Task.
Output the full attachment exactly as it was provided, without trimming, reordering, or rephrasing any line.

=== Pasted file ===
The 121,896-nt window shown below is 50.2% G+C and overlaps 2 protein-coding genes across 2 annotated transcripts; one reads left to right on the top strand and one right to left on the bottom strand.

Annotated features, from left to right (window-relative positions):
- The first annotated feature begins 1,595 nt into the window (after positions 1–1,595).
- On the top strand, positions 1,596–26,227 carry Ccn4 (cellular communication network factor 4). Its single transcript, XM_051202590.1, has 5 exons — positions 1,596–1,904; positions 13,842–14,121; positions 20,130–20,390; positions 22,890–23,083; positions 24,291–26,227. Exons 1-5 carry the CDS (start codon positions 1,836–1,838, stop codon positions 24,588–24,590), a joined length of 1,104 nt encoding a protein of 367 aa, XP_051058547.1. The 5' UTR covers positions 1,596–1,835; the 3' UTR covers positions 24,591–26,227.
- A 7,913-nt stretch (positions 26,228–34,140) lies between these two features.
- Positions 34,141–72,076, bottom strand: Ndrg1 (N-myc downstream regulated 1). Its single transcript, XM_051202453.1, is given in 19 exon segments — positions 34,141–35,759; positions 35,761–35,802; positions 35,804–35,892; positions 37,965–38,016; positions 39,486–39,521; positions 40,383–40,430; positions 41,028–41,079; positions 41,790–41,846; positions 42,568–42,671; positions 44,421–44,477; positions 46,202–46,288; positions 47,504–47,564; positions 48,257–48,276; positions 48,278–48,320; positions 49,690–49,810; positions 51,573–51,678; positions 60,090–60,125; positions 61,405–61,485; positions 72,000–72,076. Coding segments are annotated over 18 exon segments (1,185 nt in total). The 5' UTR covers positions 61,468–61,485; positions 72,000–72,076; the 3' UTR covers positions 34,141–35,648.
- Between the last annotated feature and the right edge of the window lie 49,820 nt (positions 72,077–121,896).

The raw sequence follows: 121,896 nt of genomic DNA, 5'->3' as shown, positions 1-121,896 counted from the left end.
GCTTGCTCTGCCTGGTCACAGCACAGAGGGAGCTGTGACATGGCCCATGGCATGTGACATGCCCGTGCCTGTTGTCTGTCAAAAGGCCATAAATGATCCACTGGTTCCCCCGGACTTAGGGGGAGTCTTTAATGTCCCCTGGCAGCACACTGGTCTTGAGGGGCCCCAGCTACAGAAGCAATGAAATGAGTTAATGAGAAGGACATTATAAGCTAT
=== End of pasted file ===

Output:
The 121,896-nt window shown below is 50.2% G+C and overlaps 2 protein-coding genes across 2 annotated transcripts; one reads left to right on the top strand and one right to left on the bottom strand.

Annotated features, from left to right (window-relative positions):
- The first annotated feature begins 1,595 nt into the window (after positions 1–1,595).
- On the top strand, positions 1,596–26,227 carry Ccn4 (cellular communication network factor 4). Its single transcript, XM_051202590.1, has 5 exons — positions 1,596–1,904; positions 13,842–14,121; positions 20,130–20,390; positions 22,890–23,083; positions 24,291–26,227. Exons 1-5 carry the CDS (start codon positions 1,836–1,838, stop codon positions 24,588–24,590), a joined length of 1,104 nt encoding a protein of 367 aa, XP_051058547.1. The 5' UTR covers positions 1,596–1,835; the 3' UTR covers positions 24,591–26,227.
- A 7,913-nt stretch (positions 26,228–34,140) lies between these two features.
- Positions 34,141–72,076, bottom strand: Ndrg1 (N-myc downstream regulated 1). Its single transcript, XM_051202453.1, is given in 19 exon segments — positions 34,141–35,759; positions 35,761–35,802; positions 35,804–35,892; positions 37,965–38,016; positions 39,486–39,521; positions 40,383–40,430; positions 41,028–41,079; positions 41,790–41,846; positions 42,568–42,671; positions 44,421–44,477; positions 46,202–46,288; positions 47,504–47,564; positions 48,257–48,276; positions 48,278–48,320; positions 49,690–49,810; positions 51,573–51,678; positions 60,090–60,125; positions 61,405–61,485; positions 72,000–72,076. Coding segments are annotated over 18 exon segments (1,185 nt in total). The 5' UTR covers positions 61,468–61,485; positions 72,000–72,076; the 3' UTR covers positions 34,141–35,648.
- Between the last annotated feature and the right edge of the window lie 49,820 nt (positions 72,077–121,896).

The raw sequence follows: 121,896 nt of genomic DNA, 5'->3' as shown, positions 1-121,896 counted from the left end.
GCTTGCTCTGCCTGGTCACAGCACAGAGGGAGCTGTGACATGGCCCATGGCATGTGACATGCCCGTGCCTGTTGTCTGTCAAAAGGCCATAAATGATCCACTGGTTCCCCCGGACTTAGGGGGAGTCTTTAATGTCCCCTGGCAGCACACTGGTCTTGAGGGGCCCCAGCTACAGAAGCAATGAAATGAGTTAATGAGAAGGACATTATAAGCTAT